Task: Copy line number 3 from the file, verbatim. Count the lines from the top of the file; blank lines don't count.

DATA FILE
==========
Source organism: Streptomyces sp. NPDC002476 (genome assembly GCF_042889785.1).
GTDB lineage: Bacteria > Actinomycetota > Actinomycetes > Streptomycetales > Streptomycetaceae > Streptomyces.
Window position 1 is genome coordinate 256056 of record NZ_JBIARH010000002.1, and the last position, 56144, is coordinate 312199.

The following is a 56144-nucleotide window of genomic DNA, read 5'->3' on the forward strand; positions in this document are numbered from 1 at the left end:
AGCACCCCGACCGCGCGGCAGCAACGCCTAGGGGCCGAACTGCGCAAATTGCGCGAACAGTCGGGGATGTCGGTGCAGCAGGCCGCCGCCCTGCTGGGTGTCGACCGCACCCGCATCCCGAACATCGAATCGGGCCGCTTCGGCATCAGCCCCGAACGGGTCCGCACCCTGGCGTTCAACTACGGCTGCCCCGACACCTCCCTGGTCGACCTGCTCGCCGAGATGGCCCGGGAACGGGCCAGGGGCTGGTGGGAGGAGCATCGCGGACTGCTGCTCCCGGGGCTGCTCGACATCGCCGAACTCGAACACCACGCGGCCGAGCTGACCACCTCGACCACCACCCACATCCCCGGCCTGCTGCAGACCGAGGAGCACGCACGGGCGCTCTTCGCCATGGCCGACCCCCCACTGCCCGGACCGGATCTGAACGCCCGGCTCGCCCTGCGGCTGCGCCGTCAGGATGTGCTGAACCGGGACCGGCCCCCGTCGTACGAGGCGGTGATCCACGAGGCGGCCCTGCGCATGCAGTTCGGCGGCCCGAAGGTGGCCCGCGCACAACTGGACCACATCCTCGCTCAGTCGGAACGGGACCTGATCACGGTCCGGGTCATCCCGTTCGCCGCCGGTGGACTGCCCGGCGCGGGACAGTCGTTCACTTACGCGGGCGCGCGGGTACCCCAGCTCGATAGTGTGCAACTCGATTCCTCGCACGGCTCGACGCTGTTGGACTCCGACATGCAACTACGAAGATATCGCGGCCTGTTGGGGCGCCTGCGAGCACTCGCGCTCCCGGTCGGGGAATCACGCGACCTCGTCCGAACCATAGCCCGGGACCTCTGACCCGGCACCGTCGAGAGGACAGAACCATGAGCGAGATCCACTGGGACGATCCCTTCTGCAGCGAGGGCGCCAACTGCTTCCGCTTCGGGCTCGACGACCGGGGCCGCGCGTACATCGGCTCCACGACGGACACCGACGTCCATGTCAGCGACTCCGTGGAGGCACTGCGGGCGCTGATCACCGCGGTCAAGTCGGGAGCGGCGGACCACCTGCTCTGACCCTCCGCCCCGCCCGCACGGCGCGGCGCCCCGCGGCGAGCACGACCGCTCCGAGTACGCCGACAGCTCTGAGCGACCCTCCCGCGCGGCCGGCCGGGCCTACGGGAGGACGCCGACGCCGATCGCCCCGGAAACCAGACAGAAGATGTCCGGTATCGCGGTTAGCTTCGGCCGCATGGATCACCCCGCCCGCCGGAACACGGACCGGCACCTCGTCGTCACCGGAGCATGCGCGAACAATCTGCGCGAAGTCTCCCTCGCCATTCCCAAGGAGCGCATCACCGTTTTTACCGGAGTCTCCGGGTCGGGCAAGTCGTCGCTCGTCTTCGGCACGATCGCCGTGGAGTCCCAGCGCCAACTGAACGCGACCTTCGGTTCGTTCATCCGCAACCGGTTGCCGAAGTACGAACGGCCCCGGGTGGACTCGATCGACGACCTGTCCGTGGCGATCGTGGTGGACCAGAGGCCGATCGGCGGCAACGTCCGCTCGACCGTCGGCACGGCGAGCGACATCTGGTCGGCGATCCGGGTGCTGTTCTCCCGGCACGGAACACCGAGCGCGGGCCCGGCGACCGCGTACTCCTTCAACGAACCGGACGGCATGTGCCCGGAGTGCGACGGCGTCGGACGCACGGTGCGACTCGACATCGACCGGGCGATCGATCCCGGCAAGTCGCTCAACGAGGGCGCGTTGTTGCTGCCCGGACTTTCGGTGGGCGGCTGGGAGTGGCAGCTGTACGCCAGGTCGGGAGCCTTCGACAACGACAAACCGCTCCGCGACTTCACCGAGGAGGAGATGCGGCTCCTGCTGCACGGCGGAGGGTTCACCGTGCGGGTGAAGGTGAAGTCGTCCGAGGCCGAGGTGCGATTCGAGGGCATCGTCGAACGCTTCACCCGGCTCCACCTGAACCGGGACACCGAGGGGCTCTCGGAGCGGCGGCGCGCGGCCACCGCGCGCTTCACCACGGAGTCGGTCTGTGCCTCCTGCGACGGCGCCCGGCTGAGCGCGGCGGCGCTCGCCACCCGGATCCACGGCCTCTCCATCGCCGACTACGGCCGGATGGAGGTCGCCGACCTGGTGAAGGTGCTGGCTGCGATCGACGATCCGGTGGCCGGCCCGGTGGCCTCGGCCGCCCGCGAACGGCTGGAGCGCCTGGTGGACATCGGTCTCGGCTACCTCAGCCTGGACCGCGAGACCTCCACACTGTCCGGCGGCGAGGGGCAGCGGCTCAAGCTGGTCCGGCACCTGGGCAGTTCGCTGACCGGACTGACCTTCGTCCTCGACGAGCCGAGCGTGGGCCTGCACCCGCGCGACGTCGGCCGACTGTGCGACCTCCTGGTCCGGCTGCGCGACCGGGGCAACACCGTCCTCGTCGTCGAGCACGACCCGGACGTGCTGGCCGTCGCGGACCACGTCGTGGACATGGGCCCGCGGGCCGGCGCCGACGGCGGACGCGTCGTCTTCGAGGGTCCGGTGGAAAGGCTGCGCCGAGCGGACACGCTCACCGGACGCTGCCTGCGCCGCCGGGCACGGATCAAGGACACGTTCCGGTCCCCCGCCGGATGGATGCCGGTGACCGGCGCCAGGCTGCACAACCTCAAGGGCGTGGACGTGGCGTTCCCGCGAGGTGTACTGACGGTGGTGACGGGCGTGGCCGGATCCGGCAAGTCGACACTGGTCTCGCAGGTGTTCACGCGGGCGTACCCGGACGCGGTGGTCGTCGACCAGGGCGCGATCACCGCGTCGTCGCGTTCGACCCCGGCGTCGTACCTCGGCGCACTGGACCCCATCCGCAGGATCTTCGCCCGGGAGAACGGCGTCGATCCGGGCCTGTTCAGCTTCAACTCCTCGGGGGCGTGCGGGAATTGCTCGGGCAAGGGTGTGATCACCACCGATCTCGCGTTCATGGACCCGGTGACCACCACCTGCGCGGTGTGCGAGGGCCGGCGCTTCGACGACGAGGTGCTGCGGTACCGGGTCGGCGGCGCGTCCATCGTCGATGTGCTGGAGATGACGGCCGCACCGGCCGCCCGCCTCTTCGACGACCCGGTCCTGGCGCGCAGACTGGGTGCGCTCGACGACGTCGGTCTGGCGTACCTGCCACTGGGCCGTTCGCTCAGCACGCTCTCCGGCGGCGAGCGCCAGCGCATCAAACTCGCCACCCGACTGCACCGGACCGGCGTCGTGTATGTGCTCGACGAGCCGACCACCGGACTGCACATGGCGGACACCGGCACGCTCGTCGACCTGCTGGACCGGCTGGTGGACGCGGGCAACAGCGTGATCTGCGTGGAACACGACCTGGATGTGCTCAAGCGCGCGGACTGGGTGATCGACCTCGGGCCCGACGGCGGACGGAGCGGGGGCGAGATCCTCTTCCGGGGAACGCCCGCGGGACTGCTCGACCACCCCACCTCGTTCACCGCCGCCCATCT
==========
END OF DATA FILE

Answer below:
Window position 1 is genome coordinate 256056 of record NZ_JBIARH010000002.1, and the last position, 56144, is coordinate 312199.